14
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I have tried to mimic Golang channels in C# and its performance is pretty good compared to golang itself. On my machine, each channel operation of Golang takes ~75 nano-sec and each Chan<T> (in C#) operation takes ~90 nano-sec.

Please let me know if this code can be improved in any way.

class Chan<T>
{
    readonly int size;

    T[] buffer;
    long head = -1;
    long tail = -1;
    long closed = 0;

    public Chan() { this.size = 0; }
    public Chan(int size)
    {
        if (size < 0) throw new ArgumentOutOfRangeException();

        this.size = size;
        this.buffer = new T[this.size];
    }

    object headLock = new object();
    public bool To(T t)
    {
        lock (headLock)
        {
            long localClosed = 0L;

            if (tail - head == buffer.Length) SpinWait.SpinUntil(() => (localClosed = Interlocked.Read(ref closed)) > 0 || tail - head < buffer.Length);
            if (localClosed > 0) return false;

            var newTail = Interlocked.Increment(ref tail);
            buffer[newTail % buffer.Length] = t;

            return true;
        }
    }

    object tailLock = new object();
    public bool From(out T val)
    {
        lock (tailLock)
        {
            long localClosed = 0L;

            if (tail - head == 0) SpinWait.SpinUntil(() => (localClosed = Interlocked.Read(ref closed)) > 0 || tail - head > 0);
            if (localClosed > 0)
            {
                val = default(T);
                return false;
            }

            var newHead = Interlocked.Increment(ref head);
            val = buffer[newHead % buffer.Length];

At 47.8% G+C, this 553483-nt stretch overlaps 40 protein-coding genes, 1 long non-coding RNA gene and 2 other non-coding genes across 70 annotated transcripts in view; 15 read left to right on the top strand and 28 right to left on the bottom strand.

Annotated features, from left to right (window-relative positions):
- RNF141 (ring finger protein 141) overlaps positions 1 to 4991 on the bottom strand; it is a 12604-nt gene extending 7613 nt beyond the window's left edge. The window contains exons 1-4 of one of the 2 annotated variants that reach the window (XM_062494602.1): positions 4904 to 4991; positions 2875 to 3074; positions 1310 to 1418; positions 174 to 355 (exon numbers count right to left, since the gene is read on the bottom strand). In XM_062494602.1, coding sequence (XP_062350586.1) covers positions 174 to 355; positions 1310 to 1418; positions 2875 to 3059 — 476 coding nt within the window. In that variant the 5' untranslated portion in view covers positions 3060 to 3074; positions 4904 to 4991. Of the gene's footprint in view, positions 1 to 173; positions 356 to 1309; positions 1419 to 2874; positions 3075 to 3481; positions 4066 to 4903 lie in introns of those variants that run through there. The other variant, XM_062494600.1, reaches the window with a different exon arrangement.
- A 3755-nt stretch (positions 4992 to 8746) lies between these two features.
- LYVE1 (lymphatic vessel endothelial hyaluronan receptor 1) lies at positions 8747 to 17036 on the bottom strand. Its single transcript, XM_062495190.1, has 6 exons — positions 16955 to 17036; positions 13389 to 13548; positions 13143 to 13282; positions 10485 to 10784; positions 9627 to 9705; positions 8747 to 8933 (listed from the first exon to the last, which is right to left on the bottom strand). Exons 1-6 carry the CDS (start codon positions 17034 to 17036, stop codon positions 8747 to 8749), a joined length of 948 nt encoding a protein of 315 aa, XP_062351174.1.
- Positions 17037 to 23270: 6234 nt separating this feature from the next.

return true;
        }
    }

    public void Close()
    {
        Interlocked.Increment(ref closed);
    }
}
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  • \$\begingroup\$ Have you tried TPL Dataflow? I think BufferBlock is quite similar to Go channel. \$\endgroup\$ – svick Oct 9 '13 at 23:55
  • \$\begingroup\$ No, I have not tried it; Thanks for mentioning it. But as far as I know BufferBlock does not provide the concept of 'closing' a channel. \$\endgroup\$ – Kaveh Shahbazian Oct 10 '13 at 0:27
  • \$\begingroup\$ @KavehShahbazian It does, that's what the Complete() method is for. Though it does it differently than your code: after completing a block, you can't add new items to it, but the items that are already in it can still be processed. \$\endgroup\$ – svick Oct 10 '13 at 9:44
  • \$\begingroup\$ @svick I'll look into it (I can not find it in .NET framework so I guess there should be a NuGet for it). \$\endgroup\$ – Kaveh Shahbazian Oct 10 '13 at 9:55
  • \$\begingroup\$ Link for TPL Dataflow \$\endgroup\$ – rwong Oct 11 '13 at 7:18
9
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Without the select operator, you haven't got Go channels - you've just got buffered queues, which are much easier to implement but much less useful.

Also, it's important to allow channels with a zero size buffer - in that case the sender should synchronise with the receiver.

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  • \$\begingroup\$ Ouch! I totally forgot select! \$\endgroup\$ – Kaveh Shahbazian Oct 10 '13 at 11:35
  • 1
    \$\begingroup\$ It may be worth to mention that the default constructor of Chan should set the buffer size to zero, not one. The default buffer size of a chan in Go is zero. \$\endgroup\$ – rightfold Apr 9 '14 at 14:05
11
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  1. Chan sounds like the abbreviated name for Channel and apparently it's a channel. So I'd use Channel or maybe even GoChannel.